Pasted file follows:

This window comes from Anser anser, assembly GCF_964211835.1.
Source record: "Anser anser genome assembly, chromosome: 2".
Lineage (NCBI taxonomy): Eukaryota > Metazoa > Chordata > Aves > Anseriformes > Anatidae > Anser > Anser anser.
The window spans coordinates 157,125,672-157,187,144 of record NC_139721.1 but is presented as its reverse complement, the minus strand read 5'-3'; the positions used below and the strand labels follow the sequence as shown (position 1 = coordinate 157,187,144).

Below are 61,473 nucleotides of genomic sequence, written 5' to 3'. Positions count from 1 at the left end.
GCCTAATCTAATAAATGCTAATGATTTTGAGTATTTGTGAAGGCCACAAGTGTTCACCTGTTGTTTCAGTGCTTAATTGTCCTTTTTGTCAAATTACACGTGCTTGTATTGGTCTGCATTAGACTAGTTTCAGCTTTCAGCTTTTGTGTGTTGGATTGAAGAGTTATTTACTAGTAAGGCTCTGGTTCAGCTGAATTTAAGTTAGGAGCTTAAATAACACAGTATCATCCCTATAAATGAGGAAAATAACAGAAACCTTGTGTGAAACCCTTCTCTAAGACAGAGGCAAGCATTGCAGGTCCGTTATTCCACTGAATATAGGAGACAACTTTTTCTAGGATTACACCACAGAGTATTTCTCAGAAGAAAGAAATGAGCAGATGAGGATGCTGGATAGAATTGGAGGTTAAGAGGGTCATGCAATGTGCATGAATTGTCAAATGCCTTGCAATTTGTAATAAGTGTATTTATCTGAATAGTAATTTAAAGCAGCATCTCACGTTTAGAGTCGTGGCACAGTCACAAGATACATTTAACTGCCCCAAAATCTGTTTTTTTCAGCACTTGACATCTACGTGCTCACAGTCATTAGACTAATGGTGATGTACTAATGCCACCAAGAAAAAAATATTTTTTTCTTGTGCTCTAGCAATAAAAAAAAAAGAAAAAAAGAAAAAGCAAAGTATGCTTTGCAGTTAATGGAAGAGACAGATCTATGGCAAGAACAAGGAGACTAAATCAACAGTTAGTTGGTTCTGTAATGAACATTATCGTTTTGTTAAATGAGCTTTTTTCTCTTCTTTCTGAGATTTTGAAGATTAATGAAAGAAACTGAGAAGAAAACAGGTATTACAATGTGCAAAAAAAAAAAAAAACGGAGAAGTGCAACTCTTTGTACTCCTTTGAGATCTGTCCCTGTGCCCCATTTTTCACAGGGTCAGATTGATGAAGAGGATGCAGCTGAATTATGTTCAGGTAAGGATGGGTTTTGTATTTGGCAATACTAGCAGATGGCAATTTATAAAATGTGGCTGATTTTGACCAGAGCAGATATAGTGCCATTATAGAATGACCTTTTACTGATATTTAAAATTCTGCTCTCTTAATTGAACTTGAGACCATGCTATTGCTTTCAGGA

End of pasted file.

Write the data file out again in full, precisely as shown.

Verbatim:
This window comes from Anser anser, assembly GCF_964211835.1.
Source record: "Anser anser genome assembly, chromosome: 2".
Lineage (NCBI taxonomy): Eukaryota > Metazoa > Chordata > Aves > Anseriformes > Anatidae > Anser > Anser anser.
The window spans coordinates 157,125,672-157,187,144 of record NC_139721.1 but is presented as its reverse complement, the minus strand read 5'-3'; the positions used below and the strand labels follow the sequence as shown (position 1 = coordinate 157,187,144).

Below are 61,473 nucleotides of genomic sequence, written 5' to 3'. Positions count from 1 at the left end.
GCCTAATCTAATAAATGCTAATGATTTTGAGTATTTGTGAAGGCCACAAGTGTTCACCTGTTGTTTCAGTGCTTAATTGTCCTTTTTGTCAAATTACACGTGCTTGTATTGGTCTGCATTAGACTAGTTTCAGCTTTCAGCTTTTGTGTGTTGGATTGAAGAGTTATTTACTAGTAAGGCTCTGGTTCAGCTGAATTTAAGTTAGGAGCTTAAATAACACAGTATCATCCCTATAAATGAGGAAAATAACAGAAACCTTGTGTGAAACCCTTCTCTAAGACAGAGGCAAGCATTGCAGGTCCGTTATTCCACTGAATATAGGAGACAACTTTTTCTAGGATTACACCACAGAGTATTTCTCAGAAGAAAGAAATGAGCAGATGAGGATGCTGGATAGAATTGGAGGTTAAGAGGGTCATGCAATGTGCATGAATTGTCAAATGCCTTGCAATTTGTAATAAGTGTATTTATCTGAATAGTAATTTAAAGCAGCATCTCACGTTTAGAGTCGTGGCACAGTCACAAGATACATTTAACTGCCCCAAAATCTGTTTTTTTCAGCACTTGACATCTACGTGCTCACAGTCATTAGACTAATGGTGATGTACTAATGCCACCAAGAAAAAAATATTTTTTTCTTGTGCTCTAGCAATAAAAAAAAAAGAAAAAAAGAAAAAGCAAAGTATGCTTTGCAGTTAATGGAAGAGACAGATCTATGGCAAGAACAAGGAGACTAAATCAACAGTTAGTTGGTTCTGTAATGAACATTATCGTTTTGTTAAATGAGCTTTTTTCTCTTCTTTCTGAGATTTTGAAGATTAATGAAAGAAACTGAGAAGAAAACAGGTATTACAATGTGCAAAAAAAAAAAAAAACGGAGAAGTGCAACTCTTTGTACTCCTTTGAGATCTGTCCCTGTGCCCCATTTTTCACAGGGTCAGATTGATGAAGAGGATGCAGCTGAATTATGTTCAGGTAAGGATGGGTTTTGTATTTGGCAATACTAGCAGATGGCAATTTATAAAATGTGGCTGATTTTGACCAGAGCAGATATAGTGCCATTATAGAATGACCTTTTACTGATATTTAAAATTCTGCTCTCTTAATTGAACTTGAGACCATGCTATTGCTTTCAGGA